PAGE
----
January 28, 2015 | Source: midweek.com

Transforming Historic Places

The center of our jobs as architects, planners, engineers and interior designers is striking just the right balance between building something new and working with what is already there.


As much as we enjoy working with a blank canvas, some projects are much better off not disturbing the existing landscape. Historical structures or treasured landmarks, for example, hold cultural significance and often sentimental value that supersede a shiny new building.


Sometimes, all a project needs is a fresh set of eyes and some TLC to transform its underused self into something grand. The architectural term for breathing new life into a building and using an old site or building for a purpose other than for which it was built or designed is called adaptive reuse.


We are privileged to work with some of the industry’s most visionary leaders from companies such as Kamehameha Schools, Hawaii Pacific University and First Hawaiian Bank. Here are just a few of the adaptive reuse projects, gems in our community, Group 70 currently is working on:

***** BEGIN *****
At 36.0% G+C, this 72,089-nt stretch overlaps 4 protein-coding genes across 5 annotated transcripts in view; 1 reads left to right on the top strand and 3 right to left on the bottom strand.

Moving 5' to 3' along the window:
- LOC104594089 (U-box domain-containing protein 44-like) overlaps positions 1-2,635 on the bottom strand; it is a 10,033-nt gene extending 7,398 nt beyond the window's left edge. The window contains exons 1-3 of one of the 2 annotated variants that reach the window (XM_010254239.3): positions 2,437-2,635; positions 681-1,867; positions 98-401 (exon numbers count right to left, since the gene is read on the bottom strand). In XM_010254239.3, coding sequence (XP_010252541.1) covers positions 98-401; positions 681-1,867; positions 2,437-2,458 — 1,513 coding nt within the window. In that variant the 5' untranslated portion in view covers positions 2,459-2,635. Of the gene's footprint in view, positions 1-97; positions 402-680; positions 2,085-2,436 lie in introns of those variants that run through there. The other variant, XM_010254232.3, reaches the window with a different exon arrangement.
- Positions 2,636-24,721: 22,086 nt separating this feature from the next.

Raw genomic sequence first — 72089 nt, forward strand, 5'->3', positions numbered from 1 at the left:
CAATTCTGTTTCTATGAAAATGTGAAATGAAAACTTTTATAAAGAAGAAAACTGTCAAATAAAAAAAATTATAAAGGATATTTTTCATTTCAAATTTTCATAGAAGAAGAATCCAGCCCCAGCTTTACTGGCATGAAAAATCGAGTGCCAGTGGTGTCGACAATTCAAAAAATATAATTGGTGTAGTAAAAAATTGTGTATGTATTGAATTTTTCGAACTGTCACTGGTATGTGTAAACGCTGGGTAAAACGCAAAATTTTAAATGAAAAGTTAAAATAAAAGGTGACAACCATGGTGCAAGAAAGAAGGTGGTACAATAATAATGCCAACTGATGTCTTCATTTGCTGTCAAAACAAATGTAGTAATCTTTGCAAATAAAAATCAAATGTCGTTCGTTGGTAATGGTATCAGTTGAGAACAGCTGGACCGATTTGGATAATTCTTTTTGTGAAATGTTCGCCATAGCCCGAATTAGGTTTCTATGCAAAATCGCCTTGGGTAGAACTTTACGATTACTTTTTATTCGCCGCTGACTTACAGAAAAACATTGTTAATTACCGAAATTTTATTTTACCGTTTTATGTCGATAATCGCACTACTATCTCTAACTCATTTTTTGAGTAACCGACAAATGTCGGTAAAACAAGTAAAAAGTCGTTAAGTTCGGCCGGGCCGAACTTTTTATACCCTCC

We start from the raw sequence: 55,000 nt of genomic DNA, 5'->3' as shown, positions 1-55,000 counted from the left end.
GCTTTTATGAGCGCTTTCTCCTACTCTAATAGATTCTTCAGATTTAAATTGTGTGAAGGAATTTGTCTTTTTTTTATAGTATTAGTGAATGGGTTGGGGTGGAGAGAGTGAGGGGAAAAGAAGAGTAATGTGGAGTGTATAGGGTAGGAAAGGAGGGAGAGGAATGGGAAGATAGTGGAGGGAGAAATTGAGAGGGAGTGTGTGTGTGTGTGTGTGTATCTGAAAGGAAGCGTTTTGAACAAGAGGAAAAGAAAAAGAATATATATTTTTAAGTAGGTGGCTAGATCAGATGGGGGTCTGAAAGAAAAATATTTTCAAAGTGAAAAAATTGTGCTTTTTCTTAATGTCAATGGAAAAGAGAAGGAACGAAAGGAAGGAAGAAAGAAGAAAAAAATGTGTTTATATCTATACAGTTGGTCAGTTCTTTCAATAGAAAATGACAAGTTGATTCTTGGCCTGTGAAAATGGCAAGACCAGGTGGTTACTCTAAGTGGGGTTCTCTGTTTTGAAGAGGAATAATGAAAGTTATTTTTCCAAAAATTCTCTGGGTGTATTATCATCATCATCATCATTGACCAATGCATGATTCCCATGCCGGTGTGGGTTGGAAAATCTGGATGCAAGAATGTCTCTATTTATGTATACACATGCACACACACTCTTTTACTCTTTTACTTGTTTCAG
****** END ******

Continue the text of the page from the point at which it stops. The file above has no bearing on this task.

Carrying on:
Hawaii Pacific University at Aloha Tower: Iconic Aloha Tower Marketplace will be revitalized into a vibrant 217,000-square-foot mixed-use residential and commercial center designed to serve the community and HPU students. Residential housing for nearly 300 students will accompany a rich mix of retail, restaurants and sundries.


Haleiwa Store Lots: Kamehameha Schools’ $16 million revitalization of the famous North Shore destination will turn it into a new gathering place for locals and visitors, while preserving its unique local character. This spring, Matsumoto’s will be joined by 12 other shops, restaurants, offices, new parking stalls, two central gathering courtyards, public restrooms and a 650-foot walkway.


First Hawaiian Bank (Waiakea branch): Converting a former Blockbuster Video store in Hilo into a “bank of the future,” the new innovative design will provide clients with 24-hour access to banking; personal, more concierge-style customer support; and the ability to provide extended business banking hours. In addition, sustainable elements were incorporated, such as energy-efficient lighting.


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